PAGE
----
Famed environmentalist to students: To learn requires accepting our own ignorance

Wendell Berry chats with students during a visit to the Yale Farm. (Photo by Michael Marsland)Noted activist and author Wendell Berry recently traveled from his farm in Kentucky to New Haven, where he visited the campus as a guest of the Chubb Fellowship.

Sponsored by Timothy Dwight College (TD) and the Yale Sustainable Food Project (YSFP), Berry’s visit included a tour of the Yale Farm, a visit to the kitchen of TD to see a locally-sourced meal being prepared for him by chef Michel Nischan and Yale Farm interns, a locally-sourced Chubb Dinner in TD prepared by Yale Dining, and a Chubb Lecture featuring a conversation with two Yale faculty members.

Berry’s first stop was at the Yale Farm. In a discussion with students on how academic disciplines and farming inform one another, Berry advised them that “the questions that need answers cannot be answered by any one department. To learn requires accepting our own ignorance.” He also encouraged students to maintain hope and a sense of humor when trying to advance a cause.

Later that day, in front of an audience of 1,600 people at the Shubert Theatre, Berry was interviewed by Jeffrey Brenzel, master of Timothy Dwight College, and Mary Evelyn Tucker, senior lecturer in the Yale School of Forestry & Environmental Studies and the Divinity School.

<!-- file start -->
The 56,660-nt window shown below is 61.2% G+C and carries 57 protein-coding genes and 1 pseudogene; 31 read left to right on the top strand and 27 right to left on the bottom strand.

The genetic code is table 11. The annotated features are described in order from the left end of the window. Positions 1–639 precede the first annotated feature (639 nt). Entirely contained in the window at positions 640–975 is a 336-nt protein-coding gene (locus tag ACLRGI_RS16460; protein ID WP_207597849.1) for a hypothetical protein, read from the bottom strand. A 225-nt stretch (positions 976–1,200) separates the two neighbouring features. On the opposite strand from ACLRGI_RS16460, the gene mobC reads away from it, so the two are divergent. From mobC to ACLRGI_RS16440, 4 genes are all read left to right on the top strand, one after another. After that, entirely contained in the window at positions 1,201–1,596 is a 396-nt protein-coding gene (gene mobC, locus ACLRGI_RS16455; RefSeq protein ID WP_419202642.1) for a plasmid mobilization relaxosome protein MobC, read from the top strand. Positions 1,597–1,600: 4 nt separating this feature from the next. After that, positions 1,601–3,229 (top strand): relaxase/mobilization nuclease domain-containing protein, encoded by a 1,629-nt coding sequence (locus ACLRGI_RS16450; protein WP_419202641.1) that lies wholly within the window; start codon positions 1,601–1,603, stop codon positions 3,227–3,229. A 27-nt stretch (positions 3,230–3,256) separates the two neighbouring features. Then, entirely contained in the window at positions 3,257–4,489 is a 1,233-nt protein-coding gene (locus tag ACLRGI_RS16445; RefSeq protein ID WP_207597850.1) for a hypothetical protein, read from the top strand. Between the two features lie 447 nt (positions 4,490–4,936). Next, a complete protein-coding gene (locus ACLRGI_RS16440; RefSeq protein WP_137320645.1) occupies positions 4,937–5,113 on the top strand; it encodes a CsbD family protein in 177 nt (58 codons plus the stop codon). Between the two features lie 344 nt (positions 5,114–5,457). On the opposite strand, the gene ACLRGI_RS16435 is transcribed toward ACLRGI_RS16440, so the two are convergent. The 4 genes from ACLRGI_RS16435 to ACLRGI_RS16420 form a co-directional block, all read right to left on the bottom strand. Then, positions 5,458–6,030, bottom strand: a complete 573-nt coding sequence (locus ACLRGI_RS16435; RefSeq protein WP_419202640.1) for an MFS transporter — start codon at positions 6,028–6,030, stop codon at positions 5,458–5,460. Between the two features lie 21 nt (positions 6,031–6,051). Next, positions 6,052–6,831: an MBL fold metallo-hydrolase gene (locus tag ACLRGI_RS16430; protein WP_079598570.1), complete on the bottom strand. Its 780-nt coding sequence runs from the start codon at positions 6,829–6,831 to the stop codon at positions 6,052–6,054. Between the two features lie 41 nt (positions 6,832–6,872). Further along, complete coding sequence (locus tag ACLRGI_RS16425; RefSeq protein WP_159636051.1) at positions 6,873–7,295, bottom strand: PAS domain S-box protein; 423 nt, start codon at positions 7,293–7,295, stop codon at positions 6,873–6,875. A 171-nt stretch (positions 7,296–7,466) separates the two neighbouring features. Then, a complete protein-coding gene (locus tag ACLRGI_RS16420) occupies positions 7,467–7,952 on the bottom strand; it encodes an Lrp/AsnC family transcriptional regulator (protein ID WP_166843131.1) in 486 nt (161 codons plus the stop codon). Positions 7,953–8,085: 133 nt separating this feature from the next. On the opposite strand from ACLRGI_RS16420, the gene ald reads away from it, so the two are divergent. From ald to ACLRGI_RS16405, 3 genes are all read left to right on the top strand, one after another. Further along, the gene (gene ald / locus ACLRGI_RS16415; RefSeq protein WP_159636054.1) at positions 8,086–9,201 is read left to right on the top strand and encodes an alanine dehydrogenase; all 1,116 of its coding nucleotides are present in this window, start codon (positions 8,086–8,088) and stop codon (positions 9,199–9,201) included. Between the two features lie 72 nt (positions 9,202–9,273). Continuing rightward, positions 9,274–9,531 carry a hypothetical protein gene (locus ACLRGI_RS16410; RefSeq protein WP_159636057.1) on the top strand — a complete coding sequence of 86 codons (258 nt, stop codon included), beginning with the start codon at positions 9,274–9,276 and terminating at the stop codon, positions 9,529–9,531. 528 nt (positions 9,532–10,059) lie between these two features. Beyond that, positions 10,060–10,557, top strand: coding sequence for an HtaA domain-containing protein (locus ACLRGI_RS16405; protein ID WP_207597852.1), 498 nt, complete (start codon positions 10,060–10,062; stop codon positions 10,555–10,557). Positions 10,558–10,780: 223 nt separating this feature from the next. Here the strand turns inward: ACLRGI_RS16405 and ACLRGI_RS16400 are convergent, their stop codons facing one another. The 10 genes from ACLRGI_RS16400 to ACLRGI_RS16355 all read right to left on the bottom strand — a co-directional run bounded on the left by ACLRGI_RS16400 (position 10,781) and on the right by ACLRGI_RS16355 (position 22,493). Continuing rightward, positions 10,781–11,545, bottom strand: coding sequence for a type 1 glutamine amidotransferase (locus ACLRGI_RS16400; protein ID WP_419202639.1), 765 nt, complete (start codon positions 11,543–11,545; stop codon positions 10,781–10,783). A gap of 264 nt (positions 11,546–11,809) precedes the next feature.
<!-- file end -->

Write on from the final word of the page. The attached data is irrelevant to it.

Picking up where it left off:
Wendell Berry in conversation with Jeffrey Brenzel and Mary Evelyn Tucker (Photo by Michael Marsland)“This is a long-awaited visit,” said Mark Bomford, director of the YSFP, in his introductory remarks. “Wendell Berry’s writings have appeared prominently on course reading lists, and quotations from his writings have opened more essays and graced the final slides of more PowerPoint presentations than I think Mr. Berry would be comfortable knowing about.

“Students who study food and agricultural topics here at Yale soon learn that if you’re ever struggling to articulate some essential idea about the fundamental interconnectedness of it all, then you turn to Berry’s writings,” noted Bomford.

Berry covered a wide range of topics in his Chubb Lecture, including the dire need for preserving the small American farm for the health of our culture, the land, the food we eat, and the larger environment. He closed his talk with a reading of three of his poems from his book “This Day: New and Collected Sabbath Poems, 1979-2012.”

Watch Berry’s Chubb Lecture in its entirety here.